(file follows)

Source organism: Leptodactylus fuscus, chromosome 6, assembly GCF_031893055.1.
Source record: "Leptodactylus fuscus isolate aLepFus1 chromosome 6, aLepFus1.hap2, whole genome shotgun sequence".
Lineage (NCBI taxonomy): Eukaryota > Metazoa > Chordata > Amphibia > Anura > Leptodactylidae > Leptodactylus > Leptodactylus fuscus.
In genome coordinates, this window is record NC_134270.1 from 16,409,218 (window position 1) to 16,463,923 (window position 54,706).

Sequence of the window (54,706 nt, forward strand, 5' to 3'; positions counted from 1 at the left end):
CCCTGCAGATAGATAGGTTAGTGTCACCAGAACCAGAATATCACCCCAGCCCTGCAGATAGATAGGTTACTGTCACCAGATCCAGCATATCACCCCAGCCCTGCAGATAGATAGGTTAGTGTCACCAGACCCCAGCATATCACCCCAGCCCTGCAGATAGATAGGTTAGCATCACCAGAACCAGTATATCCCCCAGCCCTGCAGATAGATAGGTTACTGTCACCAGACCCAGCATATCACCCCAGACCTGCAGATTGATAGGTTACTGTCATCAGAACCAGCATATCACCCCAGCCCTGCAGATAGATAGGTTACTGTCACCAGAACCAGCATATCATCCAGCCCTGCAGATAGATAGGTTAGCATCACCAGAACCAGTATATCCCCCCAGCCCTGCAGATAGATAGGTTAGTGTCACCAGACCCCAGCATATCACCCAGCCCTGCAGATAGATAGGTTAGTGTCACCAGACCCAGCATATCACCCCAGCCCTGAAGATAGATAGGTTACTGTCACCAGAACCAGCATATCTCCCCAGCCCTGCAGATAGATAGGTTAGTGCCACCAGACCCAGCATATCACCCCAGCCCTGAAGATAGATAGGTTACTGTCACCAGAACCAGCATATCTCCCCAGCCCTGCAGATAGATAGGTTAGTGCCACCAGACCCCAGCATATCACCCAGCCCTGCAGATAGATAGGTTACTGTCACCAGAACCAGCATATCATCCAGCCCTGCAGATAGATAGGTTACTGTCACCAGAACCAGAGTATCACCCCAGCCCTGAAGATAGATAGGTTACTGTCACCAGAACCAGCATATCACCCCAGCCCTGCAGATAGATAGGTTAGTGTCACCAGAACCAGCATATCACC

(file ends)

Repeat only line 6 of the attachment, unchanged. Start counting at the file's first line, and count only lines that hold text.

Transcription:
CCCTGCAGATAGATAGGTTAGTGTCACCAGAACCAGAATATCACCCCAGCCCTGCAGATAGATAGGTTACTGTCACCAGATCCAGCATATCACCCCAGCCCTGCAGATAGATAGGTTAGTGTCACCAGACCCCAGCATATCACCCCAGCCCTGCAGATAGATAGGTTAGCATCACCAGAACCAGTATATCCCCCAGCCCTGCAGATAGATAGGTTACTGTCACCAGACCCAGCATATCACCCCAGACCTGCAGATTGATAGGTTACTGTCATCAGAACCAGCATATCACCCCAGCCCTGCAGATAGATAGGTTACTGTCACCAGAACCAGCATATCATCCAGCCCTGCAGATAGATAGGTTAGCATCACCAGAACCAGTATATCCCCCCAGCCCTGCAGATAGATAGGTTAGTGTCACCAGACCCCAGCATATCACCCAGCCCTGCAGATAGATAGGTTAGTGTCACCAGACCCAGCATATCACCCCAGCCCTGAAGATAGATAGGTTACTGTCACCAGAACCAGCATATCTCCCCAGCCCTGCAGATAGATAGGTTAGTGCCACCAGACCCAGCATATCACCCCAGCCCTGAAGATAGATAGGTTACTGTCACCAGAACCAGCATATCTCCCCAGCCCTGCAGATAGATAGGTTAGTGCCACCAGACCCCAGCATATCACCCAGCCCTGCAGATAGATAGGTTACTGTCACCAGAACCAGCATATCATCCAGCCCTGCAGATAGATAGGTTACTGTCACCAGAACCAGAGTATCACCCCAGCCCTGAAGATAGATAGGTTACTGTCACCAGAACCAGCATATCACCCCAGCCCTGCAGATAGATAGGTTAGTGTCACCAGAACCAGCATATCACC